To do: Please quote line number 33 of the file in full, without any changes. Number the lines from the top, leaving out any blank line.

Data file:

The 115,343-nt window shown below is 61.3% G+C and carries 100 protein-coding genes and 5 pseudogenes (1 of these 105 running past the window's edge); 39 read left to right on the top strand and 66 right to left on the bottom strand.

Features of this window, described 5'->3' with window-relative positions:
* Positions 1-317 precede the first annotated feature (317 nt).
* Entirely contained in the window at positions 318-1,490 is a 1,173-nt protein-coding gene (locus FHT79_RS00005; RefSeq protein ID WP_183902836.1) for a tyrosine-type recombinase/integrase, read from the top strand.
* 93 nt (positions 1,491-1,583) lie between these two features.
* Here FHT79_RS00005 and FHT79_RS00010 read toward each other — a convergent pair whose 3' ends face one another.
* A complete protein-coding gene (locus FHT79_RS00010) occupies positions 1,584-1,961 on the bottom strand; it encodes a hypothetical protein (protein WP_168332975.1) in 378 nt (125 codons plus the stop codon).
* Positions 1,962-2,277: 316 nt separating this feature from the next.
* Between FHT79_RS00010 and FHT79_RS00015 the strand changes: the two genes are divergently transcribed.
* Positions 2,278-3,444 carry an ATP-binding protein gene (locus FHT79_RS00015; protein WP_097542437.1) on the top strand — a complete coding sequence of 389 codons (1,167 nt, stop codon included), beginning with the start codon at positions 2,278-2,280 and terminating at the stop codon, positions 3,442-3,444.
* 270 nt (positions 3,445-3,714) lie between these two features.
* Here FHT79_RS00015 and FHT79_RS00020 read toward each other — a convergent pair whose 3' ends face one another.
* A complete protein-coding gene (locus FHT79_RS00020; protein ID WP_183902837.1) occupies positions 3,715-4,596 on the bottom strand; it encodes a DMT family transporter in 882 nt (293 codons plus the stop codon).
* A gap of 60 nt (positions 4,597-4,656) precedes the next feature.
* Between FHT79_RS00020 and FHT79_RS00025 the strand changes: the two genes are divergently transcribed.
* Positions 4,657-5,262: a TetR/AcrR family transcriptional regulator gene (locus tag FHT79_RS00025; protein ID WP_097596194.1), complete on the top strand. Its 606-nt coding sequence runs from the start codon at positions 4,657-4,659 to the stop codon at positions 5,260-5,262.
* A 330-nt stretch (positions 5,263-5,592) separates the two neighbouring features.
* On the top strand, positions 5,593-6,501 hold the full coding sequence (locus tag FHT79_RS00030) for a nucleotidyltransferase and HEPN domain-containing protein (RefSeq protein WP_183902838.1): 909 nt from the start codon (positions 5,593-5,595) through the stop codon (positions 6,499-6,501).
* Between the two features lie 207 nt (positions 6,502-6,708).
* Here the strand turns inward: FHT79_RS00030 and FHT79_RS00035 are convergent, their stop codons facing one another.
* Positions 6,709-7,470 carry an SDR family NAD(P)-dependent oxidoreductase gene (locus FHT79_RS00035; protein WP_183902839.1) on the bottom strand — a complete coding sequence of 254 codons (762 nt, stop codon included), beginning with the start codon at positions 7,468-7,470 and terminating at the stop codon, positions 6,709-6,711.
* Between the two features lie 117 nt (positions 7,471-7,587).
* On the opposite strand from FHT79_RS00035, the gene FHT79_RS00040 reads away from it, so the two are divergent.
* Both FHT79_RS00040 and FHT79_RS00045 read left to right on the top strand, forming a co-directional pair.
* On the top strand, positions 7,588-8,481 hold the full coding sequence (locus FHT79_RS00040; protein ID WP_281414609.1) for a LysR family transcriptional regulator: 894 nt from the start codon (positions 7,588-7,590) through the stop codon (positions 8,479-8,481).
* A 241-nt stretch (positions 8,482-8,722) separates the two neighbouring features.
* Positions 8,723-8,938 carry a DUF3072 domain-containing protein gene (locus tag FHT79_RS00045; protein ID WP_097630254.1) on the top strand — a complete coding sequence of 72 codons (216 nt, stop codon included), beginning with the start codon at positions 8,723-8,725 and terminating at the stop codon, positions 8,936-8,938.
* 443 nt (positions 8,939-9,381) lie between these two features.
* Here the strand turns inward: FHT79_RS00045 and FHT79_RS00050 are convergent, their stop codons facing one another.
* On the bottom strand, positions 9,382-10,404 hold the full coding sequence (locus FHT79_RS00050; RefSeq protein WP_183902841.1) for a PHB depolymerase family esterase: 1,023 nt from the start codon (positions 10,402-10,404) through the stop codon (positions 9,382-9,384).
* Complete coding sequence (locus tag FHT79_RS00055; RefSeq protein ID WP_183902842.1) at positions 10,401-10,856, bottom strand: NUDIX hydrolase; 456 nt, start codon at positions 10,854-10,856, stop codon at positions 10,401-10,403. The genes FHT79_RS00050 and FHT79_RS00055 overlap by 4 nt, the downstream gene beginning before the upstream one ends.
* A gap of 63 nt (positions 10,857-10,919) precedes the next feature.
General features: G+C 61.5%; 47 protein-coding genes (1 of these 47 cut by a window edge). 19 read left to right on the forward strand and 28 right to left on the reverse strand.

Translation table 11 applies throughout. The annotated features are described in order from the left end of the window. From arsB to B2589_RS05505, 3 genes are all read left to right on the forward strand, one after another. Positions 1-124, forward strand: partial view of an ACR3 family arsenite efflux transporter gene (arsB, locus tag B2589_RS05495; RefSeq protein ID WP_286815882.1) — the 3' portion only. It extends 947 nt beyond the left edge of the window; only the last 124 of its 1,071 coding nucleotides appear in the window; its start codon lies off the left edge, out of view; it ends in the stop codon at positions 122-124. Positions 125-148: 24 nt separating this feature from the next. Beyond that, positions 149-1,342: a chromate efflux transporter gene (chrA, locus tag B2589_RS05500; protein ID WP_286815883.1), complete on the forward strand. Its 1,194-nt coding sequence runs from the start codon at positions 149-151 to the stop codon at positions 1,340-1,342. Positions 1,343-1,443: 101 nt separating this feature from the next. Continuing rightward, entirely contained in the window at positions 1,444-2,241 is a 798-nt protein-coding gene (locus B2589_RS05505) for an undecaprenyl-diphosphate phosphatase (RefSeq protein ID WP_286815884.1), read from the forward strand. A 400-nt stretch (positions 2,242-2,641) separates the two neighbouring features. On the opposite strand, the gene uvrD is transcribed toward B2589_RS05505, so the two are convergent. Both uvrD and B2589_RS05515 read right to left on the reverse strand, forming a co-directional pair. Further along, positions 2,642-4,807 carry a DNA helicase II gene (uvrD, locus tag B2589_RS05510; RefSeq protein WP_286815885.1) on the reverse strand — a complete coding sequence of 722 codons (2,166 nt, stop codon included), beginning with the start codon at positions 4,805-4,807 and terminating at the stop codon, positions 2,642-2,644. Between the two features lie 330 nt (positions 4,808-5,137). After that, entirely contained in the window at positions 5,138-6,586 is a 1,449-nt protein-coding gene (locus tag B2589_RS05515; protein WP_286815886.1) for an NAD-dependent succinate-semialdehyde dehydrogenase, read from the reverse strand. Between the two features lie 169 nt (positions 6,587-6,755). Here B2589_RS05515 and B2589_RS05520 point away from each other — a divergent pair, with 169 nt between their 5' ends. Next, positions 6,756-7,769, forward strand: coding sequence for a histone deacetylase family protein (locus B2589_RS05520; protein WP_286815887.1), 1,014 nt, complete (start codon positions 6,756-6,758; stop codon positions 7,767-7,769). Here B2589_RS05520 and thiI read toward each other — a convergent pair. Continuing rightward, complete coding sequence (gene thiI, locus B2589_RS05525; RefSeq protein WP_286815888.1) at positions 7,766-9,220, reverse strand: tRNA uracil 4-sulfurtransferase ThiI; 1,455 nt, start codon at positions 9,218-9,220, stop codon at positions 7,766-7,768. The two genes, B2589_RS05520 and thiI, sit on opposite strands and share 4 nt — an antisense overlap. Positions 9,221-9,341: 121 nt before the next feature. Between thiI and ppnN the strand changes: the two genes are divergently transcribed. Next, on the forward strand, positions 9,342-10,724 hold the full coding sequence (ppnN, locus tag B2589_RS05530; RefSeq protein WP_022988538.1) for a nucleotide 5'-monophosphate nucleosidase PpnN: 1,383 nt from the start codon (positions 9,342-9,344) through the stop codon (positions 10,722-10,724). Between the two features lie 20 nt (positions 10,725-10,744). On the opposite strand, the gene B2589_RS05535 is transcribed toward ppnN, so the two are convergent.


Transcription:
General features: G+C 61.5%; 47 protein-coding genes (1 of these 47 cut by a window edge). 19 read left to right on the forward strand and 28 right to left on the reverse strand.